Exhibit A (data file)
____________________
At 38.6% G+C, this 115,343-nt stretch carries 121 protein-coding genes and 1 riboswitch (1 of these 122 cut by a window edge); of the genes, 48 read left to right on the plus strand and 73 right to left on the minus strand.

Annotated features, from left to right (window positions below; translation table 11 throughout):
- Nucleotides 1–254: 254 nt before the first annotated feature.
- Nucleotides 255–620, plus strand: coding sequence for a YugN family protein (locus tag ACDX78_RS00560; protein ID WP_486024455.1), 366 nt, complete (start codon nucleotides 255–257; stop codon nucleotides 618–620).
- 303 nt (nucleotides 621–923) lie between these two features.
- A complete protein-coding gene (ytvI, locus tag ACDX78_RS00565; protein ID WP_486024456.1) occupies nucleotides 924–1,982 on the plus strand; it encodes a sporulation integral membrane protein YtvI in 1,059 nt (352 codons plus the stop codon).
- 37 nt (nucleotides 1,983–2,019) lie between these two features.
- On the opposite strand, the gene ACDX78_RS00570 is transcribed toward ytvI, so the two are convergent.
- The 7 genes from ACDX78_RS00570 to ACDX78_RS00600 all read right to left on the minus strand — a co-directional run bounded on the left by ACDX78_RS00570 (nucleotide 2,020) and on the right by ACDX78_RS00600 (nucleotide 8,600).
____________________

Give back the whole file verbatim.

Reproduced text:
At 38.6% G+C, this 115,343-nt stretch carries 121 protein-coding genes and 1 riboswitch (1 of these 122 cut by a window edge); of the genes, 48 read left to right on the plus strand and 73 right to left on the minus strand.

Annotated features, from left to right (window positions below; translation table 11 throughout):
- Nucleotides 1–254: 254 nt before the first annotated feature.
- Nucleotides 255–620, plus strand: coding sequence for a YugN family protein (locus tag ACDX78_RS00560; protein ID WP_486024455.1), 366 nt, complete (start codon nucleotides 255–257; stop codon nucleotides 618–620).
- 303 nt (nucleotides 621–923) lie between these two features.
- A complete protein-coding gene (ytvI, locus tag ACDX78_RS00565; protein ID WP_486024456.1) occupies nucleotides 924–1,982 on the plus strand; it encodes a sporulation integral membrane protein YtvI in 1,059 nt (352 codons plus the stop codon).
- 37 nt (nucleotides 1,983–2,019) lie between these two features.
- On the opposite strand, the gene ACDX78_RS00570 is transcribed toward ytvI, so the two are convergent.
- The 7 genes from ACDX78_RS00570 to ACDX78_RS00600 all read right to left on the minus strand — a co-directional run bounded on the left by ACDX78_RS00570 (nucleotide 2,020) and on the right by ACDX78_RS00600 (nucleotide 8,600).